To encourage more scientists and mathematicians into the field of education, State Superintendent Mike Flanagan Monday (January 28th) called for teachers in Michigan to make $100,000-plus salaries.
Addressing a group of science experts that assembled at Michigan State University to discuss the upcoming Next Generation Science Standards for K-12 education, Flanagan said: “We can do all we want with content standards, but the elephant in the room is that it won’t do much good if we don’t have enough math and science teachers in our schools.”
He noted that there even are instances, especially in urban and rural communities, where students have to try to learn math and science from people who aren’t true math and science teachers.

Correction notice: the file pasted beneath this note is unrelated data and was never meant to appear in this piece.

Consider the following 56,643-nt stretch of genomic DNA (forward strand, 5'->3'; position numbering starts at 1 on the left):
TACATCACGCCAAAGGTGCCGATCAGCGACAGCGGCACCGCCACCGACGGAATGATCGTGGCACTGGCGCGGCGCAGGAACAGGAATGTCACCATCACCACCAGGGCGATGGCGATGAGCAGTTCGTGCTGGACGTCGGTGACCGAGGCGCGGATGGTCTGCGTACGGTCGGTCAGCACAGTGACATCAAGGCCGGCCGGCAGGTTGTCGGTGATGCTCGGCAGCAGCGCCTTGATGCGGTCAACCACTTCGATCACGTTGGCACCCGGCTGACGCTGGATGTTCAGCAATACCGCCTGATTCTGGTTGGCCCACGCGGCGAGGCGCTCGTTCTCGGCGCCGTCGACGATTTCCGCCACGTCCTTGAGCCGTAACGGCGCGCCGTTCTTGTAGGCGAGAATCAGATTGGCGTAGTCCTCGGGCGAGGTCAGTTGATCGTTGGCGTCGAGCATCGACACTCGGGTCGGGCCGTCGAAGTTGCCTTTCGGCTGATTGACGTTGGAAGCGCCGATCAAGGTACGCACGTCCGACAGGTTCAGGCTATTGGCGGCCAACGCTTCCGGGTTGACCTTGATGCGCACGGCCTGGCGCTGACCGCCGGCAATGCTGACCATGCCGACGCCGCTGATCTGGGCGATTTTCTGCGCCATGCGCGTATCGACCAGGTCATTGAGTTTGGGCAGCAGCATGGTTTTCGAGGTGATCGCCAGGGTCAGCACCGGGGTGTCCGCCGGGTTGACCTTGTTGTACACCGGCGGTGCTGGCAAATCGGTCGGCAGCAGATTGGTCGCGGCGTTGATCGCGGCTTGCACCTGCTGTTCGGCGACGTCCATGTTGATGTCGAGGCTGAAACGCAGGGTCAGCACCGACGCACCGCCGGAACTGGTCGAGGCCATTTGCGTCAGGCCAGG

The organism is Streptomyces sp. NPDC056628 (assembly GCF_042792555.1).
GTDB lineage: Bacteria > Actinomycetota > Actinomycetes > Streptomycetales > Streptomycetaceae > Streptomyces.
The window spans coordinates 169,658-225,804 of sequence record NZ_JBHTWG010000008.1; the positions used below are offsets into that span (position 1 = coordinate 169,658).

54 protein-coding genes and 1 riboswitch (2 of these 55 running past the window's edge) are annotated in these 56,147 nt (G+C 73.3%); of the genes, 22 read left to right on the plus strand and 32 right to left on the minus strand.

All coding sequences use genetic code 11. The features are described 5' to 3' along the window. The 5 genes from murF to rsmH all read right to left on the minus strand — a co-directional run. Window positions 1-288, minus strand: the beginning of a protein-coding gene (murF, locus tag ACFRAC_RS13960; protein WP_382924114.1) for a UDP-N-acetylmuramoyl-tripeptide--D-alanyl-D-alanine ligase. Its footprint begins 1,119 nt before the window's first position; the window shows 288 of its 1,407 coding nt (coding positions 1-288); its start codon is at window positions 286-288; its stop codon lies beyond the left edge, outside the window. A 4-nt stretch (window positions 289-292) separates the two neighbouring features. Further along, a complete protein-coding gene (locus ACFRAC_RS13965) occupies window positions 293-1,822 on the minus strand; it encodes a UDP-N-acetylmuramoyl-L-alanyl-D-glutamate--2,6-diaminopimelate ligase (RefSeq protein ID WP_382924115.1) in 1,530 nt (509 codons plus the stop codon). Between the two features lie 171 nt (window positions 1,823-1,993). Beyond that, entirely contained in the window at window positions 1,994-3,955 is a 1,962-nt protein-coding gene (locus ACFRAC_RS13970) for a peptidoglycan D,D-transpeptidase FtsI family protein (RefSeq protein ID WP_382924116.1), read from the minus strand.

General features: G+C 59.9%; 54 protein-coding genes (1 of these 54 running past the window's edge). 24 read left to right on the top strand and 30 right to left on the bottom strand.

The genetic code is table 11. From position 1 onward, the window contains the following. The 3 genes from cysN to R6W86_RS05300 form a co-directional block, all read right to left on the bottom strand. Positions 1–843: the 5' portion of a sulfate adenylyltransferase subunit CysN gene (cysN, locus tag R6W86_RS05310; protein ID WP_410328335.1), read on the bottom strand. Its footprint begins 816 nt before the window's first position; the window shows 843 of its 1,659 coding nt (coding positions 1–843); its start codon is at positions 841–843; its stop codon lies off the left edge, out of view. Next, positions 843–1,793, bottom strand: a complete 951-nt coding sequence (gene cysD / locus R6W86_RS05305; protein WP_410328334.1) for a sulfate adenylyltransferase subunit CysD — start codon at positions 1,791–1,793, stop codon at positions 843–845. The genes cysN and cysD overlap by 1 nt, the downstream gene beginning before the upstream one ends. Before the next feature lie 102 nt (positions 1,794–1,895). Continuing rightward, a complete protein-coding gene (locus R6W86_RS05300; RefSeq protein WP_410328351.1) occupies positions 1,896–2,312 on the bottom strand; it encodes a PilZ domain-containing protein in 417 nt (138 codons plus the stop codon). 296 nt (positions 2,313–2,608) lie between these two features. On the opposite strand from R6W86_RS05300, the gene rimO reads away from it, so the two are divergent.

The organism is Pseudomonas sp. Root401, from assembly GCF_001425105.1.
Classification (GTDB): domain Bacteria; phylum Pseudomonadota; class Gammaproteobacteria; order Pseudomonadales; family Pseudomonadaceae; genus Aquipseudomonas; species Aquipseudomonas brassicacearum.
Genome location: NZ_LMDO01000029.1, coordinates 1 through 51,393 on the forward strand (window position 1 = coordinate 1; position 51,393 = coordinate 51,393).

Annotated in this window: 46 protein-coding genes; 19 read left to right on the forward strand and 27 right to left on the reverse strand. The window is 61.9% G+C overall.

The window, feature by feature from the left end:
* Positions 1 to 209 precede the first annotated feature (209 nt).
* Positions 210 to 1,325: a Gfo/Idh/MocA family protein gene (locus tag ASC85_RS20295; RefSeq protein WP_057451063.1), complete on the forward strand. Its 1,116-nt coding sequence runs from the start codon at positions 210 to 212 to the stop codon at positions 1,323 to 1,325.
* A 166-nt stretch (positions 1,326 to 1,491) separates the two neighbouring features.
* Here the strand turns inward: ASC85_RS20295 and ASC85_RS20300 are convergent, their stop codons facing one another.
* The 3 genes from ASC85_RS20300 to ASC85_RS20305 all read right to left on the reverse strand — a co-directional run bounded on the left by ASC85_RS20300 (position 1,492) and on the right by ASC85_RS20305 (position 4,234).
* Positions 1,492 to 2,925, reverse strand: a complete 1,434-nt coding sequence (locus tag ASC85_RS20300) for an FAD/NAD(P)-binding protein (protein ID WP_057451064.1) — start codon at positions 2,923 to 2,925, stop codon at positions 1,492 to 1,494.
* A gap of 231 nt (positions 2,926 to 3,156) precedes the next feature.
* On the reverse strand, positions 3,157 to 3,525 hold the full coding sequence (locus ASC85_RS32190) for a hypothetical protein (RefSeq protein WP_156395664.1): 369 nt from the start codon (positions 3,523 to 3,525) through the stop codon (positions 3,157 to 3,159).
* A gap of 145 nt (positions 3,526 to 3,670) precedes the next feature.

The challenge, Flanagan expressed, is that many high school and college students who are good in science and math don’t see the teaching profession as being a viable career option for themselves.
“When you ratchet-up teacher salaries to $100,000-plus, market forces will direct more mid-career changers and you’ll attract more math and science college students into our educator prep programs,” he said.
“We need to be moving all teachers to that salary level to continue getting the best and brightest people educating our students,” Flanagan said. “It’s all about talent.”
With state laws requiring greater teacher accountability and evaluations, Flanagan expects only the highest quality educators will remain in Michigan classrooms, and “we need to get past the lip service and value them to the greatest extent possible.”
Source: News release from Michigan Department of Education